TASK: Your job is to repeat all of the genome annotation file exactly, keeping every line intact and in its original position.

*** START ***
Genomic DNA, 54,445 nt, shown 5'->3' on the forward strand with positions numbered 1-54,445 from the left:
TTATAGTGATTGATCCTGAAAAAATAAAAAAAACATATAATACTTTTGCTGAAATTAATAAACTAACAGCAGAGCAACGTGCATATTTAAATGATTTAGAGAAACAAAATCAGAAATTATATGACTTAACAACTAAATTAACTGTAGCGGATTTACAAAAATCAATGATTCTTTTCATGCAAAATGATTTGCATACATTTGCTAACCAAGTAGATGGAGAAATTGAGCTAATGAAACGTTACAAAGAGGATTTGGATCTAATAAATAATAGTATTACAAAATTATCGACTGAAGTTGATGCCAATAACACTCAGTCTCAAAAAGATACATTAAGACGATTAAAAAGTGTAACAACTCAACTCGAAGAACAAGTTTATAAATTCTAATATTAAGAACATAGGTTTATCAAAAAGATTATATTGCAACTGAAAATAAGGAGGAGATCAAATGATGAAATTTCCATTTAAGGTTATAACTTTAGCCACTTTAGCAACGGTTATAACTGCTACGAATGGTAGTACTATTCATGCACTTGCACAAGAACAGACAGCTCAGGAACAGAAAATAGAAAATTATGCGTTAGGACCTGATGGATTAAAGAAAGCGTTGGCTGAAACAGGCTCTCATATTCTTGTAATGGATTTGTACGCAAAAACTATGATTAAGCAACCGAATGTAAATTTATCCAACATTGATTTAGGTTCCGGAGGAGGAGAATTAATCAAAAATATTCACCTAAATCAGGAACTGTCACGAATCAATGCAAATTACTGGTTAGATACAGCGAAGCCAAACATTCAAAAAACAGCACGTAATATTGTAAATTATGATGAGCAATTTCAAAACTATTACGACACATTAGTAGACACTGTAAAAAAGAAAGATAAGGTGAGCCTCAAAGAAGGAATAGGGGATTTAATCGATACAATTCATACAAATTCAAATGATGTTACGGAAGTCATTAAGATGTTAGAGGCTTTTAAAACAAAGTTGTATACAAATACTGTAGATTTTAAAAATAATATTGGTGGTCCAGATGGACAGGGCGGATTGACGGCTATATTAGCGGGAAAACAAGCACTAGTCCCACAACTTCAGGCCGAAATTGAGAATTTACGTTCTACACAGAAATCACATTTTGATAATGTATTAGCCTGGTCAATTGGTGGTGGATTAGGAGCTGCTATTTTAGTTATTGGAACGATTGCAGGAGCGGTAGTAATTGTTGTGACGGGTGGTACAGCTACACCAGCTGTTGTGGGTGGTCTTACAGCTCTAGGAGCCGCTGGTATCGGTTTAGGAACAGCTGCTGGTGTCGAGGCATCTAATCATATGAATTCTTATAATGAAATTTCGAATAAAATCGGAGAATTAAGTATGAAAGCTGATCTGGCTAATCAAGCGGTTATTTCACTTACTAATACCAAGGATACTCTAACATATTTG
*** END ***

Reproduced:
Genomic DNA, 54,445 nt, shown 5'->3' on the forward strand with positions numbered 1-54,445 from the left:
TTATAGTGATTGATCCTGAAAAAATAAAAAAAACATATAATACTTTTGCTGAAATTAATAAACTAACAGCAGAGCAACGTGCATATTTAAATGATTTAGAGAAACAAAATCAGAAATTATATGACTTAACAACTAAATTAACTGTAGCGGATTTACAAAAATCAATGATTCTTTTCATGCAAAATGATTTGCATACATTTGCTAACCAAGTAGATGGAGAAATTGAGCTAATGAAACGTTACAAAGAGGATTTGGATCTAATAAATAATAGTATTACAAAATTATCGACTGAAGTTGATGCCAATAACACTCAGTCTCAAAAAGATACATTAAGACGATTAAAAAGTGTAACAACTCAACTCGAAGAACAAGTTTATAAATTCTAATATTAAGAACATAGGTTTATCAAAAAGATTATATTGCAACTGAAAATAAGGAGGAGATCAAATGATGAAATTTCCATTTAAGGTTATAACTTTAGCCACTTTAGCAACGGTTATAACTGCTACGAATGGTAGTACTATTCATGCACTTGCACAAGAACAGACAGCTCAGGAACAGAAAATAGAAAATTATGCGTTAGGACCTGATGGATTAAAGAAAGCGTTGGCTGAAACAGGCTCTCATATTCTTGTAATGGATTTGTACGCAAAAACTATGATTAAGCAACCGAATGTAAATTTATCCAACATTGATTTAGGTTCCGGAGGAGGAGAATTAATCAAAAATATTCACCTAAATCAGGAACTGTCACGAATCAATGCAAATTACTGGTTAGATACAGCGAAGCCAAACATTCAAAAAACAGCACGTAATATTGTAAATTATGATGAGCAATTTCAAAACTATTACGACACATTAGTAGACACTGTAAAAAAGAAAGATAAGGTGAGCCTCAAAGAAGGAATAGGGGATTTAATCGATACAATTCATACAAATTCAAATGATGTTACGGAAGTCATTAAGATGTTAGAGGCTTTTAAAACAAAGTTGTATACAAATACTGTAGATTTTAAAAATAATATTGGTGGTCCAGATGGACAGGGCGGATTGACGGCTATATTAGCGGGAAAACAAGCACTAGTCCCACAACTTCAGGCCGAAATTGAGAATTTACGTTCTACACAGAAATCACATTTTGATAATGTATTAGCCTGGTCAATTGGTGGTGGATTAGGAGCTGCTATTTTAGTTATTGGAACGATTGCAGGAGCGGTAGTAATTGTTGTGACGGGTGGTACAGCTACACCAGCTGTTGTGGGTGGTCTTACAGCTCTAGGAGCCGCTGGTATCGGTTTAGGAACAGCTGCTGGTGTCGAGGCATCTAATCATATGAATTCTTATAATGAAATTTCGAATAAAATCGGAGAATTAAGTATGAAAGCTGATCTGGCTAATCAAGCGGTTATTTCACTTACTAATACCAAGGATACTCTAACATATTTG